Sunday, 12 February 2012

We'll do the security stuff later.

A couple of days ago, there was a question posted on SDN about security, that got me thinking about how this had been handled during our implementation. If you haven't seen the question, here's a link and I would suggest that it's worth a quick look.

Now I am not a security specialist, altho' I have taken a couple of SANS approved security certs. When I was told that we were going to be implementing SAP, I got talking with one of the guys from the training course that I had done, and he was a bit dismissive of SAP security. He made a comment that SAP security was based upon "security by obscurity", and said that he had never met an SAP consultant that even understood the basics of security.

When I had the chance, I asked the SI senior managers if they worked to ISO27001 - they were happy to say that they did and had been fully accredited. Subsequently, this proved to be less than true - they did not actually know what was involved in the accreditation process, and as far as I can tell have never undertaken any of the work that would be required. (I should also say that they also claimed to have a couple of other accreditations that they are not entitled to.)

When we started work on the project, their Project Leader got me started on creating user accounts, and some basic roles - but only really very simplistic stuff. As we started testing, I found that some of the things that I had been told to do were completely incorrect, and I had to make use of SDN and some other resources to identify just where I was going wrong. Later I also did the ADM940 course which filled in a number of gaps, and I've since also done ADM950 & ADM960.

Now I'm not going to say that this makes me a security expert, far from it. There are a lot of people out there that have a great deal more experience with almost no paper qualifications - and I would be happy to learn from them. But the work that I have done within the training that I have undertaken does give me a level of confidence to be able to say that our consultants really did not know some of the most basic requirements of good security practice. And from what I have sinced learned, they don't seem to be in the minority.

The quote at the head of this post is an actual comment from one of their guys - and for me, this shows a real lack of appreciation of what security is really about. For security to be of any value at all, it has to be built in from the start - trying to bolt it on after the work is done is quite simply never going to work. A bit like having a high powered sports car, and trying to add wide wheel tires to give it more grip - it will just never do what it should do.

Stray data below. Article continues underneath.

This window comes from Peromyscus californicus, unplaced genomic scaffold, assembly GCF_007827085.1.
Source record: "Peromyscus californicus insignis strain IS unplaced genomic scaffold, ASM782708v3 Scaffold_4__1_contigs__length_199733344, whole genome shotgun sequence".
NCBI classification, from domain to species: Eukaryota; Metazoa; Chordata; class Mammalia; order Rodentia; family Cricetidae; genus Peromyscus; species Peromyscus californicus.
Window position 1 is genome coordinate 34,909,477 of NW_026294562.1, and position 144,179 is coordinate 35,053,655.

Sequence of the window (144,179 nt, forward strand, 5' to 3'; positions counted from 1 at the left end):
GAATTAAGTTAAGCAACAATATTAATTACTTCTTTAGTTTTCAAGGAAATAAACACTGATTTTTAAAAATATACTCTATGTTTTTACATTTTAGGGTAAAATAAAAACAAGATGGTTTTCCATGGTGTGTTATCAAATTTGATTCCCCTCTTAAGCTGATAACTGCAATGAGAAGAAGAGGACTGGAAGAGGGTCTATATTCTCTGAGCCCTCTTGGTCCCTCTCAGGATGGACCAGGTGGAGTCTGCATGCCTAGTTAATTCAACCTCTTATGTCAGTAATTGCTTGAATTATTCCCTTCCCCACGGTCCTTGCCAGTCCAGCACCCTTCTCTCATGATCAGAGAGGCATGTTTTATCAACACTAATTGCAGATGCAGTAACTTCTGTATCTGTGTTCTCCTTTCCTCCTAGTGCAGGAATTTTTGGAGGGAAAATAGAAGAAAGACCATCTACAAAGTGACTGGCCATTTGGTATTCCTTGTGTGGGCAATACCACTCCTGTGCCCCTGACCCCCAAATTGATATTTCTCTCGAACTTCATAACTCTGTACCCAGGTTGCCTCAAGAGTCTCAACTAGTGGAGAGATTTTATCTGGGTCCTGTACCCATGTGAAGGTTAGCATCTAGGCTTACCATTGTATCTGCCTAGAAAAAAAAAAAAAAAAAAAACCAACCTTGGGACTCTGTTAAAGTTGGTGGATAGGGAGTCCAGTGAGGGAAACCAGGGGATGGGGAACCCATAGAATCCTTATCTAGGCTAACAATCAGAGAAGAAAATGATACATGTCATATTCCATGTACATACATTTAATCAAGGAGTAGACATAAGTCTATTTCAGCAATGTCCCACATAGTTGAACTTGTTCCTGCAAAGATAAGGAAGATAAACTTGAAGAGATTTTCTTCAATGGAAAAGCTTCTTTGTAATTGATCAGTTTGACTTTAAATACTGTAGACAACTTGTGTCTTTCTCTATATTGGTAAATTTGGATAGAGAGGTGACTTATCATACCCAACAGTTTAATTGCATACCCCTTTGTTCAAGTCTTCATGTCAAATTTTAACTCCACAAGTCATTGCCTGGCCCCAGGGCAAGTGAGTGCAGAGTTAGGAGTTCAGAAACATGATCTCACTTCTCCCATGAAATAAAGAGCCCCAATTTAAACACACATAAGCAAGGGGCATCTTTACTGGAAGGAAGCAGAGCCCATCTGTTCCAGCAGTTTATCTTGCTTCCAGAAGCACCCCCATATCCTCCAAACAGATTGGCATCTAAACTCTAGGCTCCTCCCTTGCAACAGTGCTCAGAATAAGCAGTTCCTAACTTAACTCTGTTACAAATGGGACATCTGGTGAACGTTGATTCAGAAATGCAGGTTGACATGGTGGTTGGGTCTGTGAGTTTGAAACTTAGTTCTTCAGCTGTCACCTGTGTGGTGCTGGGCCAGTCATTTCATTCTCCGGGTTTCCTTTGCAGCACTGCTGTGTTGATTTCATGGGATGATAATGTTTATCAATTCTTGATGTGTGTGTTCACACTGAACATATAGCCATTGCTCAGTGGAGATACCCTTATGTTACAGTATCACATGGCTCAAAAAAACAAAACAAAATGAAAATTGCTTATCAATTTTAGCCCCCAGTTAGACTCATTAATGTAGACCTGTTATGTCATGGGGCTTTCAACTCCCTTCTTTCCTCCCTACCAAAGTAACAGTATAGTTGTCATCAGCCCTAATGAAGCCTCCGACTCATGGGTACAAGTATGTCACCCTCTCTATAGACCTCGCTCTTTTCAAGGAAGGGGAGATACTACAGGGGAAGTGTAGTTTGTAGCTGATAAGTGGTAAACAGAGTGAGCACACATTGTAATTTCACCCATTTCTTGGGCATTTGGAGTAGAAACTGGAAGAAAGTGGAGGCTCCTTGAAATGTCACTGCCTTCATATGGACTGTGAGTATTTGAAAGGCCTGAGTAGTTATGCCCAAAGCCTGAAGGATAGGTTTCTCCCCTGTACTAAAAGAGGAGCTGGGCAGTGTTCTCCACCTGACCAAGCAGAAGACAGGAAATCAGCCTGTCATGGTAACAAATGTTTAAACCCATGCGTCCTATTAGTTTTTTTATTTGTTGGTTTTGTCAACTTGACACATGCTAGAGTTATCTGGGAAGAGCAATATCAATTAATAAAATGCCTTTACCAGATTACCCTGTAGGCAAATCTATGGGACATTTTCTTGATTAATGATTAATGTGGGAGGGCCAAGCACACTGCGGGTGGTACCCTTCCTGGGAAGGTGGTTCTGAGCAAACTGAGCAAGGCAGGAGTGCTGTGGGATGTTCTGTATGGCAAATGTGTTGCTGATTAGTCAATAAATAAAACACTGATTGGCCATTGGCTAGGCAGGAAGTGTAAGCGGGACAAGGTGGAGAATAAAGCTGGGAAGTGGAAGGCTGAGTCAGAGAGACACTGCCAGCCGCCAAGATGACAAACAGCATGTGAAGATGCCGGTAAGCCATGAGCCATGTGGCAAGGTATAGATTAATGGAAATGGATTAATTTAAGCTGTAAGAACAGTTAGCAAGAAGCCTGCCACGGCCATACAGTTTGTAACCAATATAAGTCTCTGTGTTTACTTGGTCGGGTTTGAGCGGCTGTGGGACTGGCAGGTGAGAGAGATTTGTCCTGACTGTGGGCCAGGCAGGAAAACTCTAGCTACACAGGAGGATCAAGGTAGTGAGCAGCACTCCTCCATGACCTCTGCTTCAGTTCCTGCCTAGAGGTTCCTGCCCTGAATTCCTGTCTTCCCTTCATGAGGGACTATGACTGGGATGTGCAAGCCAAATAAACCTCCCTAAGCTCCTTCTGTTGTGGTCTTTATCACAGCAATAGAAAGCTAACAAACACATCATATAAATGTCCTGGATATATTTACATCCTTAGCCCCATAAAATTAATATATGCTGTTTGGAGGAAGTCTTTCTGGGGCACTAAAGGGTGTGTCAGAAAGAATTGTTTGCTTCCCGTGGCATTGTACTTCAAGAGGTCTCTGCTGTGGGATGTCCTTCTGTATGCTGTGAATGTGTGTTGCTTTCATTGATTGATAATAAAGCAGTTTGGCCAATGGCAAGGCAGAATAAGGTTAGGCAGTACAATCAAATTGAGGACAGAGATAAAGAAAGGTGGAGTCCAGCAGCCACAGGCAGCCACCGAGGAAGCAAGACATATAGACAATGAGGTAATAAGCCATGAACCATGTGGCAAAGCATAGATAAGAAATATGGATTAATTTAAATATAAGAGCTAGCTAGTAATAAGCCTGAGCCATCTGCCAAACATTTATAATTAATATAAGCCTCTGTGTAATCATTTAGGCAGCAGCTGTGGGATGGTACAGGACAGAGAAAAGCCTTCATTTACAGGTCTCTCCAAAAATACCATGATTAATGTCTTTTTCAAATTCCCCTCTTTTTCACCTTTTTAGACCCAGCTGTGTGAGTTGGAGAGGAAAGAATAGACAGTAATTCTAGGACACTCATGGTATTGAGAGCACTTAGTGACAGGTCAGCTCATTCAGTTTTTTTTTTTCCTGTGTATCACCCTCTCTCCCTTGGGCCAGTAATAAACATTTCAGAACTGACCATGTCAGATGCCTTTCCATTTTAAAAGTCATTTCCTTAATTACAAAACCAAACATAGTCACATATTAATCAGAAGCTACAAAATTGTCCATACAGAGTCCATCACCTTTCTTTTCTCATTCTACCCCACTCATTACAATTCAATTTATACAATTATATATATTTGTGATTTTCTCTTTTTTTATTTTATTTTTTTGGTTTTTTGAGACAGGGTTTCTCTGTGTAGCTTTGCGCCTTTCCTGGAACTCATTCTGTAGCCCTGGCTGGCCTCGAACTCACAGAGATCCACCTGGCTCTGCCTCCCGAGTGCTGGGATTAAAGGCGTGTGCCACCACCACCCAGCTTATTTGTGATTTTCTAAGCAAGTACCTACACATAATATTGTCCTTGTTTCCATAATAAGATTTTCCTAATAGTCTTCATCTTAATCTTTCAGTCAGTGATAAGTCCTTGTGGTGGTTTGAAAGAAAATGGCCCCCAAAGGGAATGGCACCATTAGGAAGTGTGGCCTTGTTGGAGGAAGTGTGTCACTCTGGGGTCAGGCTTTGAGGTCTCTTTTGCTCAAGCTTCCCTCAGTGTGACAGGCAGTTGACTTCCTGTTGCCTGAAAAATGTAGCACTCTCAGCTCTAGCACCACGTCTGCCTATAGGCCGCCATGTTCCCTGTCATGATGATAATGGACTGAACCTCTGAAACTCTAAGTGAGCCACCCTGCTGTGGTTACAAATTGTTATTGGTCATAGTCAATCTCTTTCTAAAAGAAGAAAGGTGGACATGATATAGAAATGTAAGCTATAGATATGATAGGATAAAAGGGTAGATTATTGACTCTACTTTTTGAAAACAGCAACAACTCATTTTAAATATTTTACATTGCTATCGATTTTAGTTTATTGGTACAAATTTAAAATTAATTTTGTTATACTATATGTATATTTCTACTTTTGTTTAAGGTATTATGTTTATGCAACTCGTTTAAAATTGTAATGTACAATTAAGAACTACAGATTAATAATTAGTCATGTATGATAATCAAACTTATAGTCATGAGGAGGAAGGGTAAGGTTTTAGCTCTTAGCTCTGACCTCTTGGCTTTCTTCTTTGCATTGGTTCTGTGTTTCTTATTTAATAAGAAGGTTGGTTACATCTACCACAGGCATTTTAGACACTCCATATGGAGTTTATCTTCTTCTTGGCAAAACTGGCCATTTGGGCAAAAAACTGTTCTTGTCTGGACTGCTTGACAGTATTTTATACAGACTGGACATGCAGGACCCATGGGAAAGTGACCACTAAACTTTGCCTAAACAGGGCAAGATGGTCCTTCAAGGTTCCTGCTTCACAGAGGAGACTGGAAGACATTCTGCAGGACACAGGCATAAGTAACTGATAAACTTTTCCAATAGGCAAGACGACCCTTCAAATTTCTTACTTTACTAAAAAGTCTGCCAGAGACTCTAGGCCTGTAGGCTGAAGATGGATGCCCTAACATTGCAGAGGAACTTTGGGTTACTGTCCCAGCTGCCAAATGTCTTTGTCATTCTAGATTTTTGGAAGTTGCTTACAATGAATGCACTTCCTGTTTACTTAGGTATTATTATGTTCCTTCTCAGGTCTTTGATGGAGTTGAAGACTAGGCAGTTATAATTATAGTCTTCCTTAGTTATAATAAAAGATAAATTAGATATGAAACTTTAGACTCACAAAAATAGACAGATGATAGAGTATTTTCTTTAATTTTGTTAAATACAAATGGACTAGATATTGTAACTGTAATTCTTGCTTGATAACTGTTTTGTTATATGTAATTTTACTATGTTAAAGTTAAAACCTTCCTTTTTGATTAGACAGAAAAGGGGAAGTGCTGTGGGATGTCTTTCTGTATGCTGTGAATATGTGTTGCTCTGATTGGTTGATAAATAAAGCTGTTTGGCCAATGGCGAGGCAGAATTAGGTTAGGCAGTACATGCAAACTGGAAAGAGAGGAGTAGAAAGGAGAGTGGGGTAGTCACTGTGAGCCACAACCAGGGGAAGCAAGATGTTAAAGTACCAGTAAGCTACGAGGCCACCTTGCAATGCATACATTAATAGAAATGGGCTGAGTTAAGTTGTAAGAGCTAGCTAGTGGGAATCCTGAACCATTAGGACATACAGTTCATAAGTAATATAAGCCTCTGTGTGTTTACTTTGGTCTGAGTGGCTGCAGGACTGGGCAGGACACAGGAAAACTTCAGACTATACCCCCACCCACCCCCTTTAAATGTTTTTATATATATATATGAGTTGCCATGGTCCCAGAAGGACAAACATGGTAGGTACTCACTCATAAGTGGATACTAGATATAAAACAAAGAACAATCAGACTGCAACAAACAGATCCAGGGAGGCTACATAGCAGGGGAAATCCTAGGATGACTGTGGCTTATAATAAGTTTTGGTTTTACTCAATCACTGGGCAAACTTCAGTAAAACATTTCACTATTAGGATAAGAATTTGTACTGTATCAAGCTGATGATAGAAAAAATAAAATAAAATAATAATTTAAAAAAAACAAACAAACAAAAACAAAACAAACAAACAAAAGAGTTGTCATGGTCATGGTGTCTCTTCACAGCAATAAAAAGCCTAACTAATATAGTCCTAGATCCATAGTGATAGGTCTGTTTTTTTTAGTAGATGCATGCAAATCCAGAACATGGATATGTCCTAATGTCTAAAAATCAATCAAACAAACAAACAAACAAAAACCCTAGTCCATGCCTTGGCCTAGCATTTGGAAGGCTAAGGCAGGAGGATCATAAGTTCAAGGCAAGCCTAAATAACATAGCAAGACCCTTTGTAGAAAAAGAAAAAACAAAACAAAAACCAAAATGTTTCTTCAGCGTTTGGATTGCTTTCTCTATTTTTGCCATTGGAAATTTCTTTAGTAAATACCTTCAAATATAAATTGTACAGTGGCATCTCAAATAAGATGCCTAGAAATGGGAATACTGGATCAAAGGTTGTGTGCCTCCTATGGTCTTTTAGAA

We are fortunate - we don't have to conform to the level of compliance that a lot of other businesses have to. We get audited once a year and we have a couple of specific checks done, but that is all. I would say that's a good thing for us - if we had to go thru some of the bad practices to correct them, I'm fairly sure that we would still not have gone live.

Security is not just about PFCG and SU01 - it needs to involve so much more within the software, but it also should cover physical access to servers, workstations and other devices, good working practices, and a structured approach to everything that has to be done within the system administration and management. We've seen first hand what can go wrong when this is not done in the approved manner, and the big problem is that when you're trying to fix a problem after the event, you often only treat the symptom, not the cause.

I will say that in most cases, we never really knew who some of the consultants were that we would get from one month to the next. We never saw any information about them or their skills - I'm not even sure if the SI even bothered to check on those either. Heck, I'm not even sure if they checked to see if the person that came to site was the person that they employed!

I can understand that for some people, the drive to get the systems in and working is the top priority, and everything else is secondary. But security should be something that is fundamental to any good system, and it should be in place from the very beginning of the project. Until it is given that level of attention, it will never work the way that it should. And that is only ever going to reflect badly on SAP, no matter who is really at fault.


  1. Truly, you are a patient guy... I hope the situation gets resolved soon.. Either the implementation gets over soon or the SI is replaced/removed...

    Best Regards!

  2. This comment has been removed by the author.

  3. "But the work that I have done within the training that I have undertaken does give me a level of confidence to be able to say that our consultants really did not know some of the most basic requirements of good security practice" It's funny how reality creeps up and slowly starts taking over one's thinking after a training course. Bombardment from people preventing you from applying best or even up to date practices that you've recently had the chance to learn is inevitable ! The trick is, figuring out how to convince the consultants or even the managers of the right thing to do...

  4. good guidance and the following of the content is so helpful and useful. SAP SECURITY TRAINING

  5. Hi this is shiva kumar i am working on sap bwbi.. i just browsing blog s on hana there i found your blog is interesting .. i like to say thank for sharing a information on sap sap-security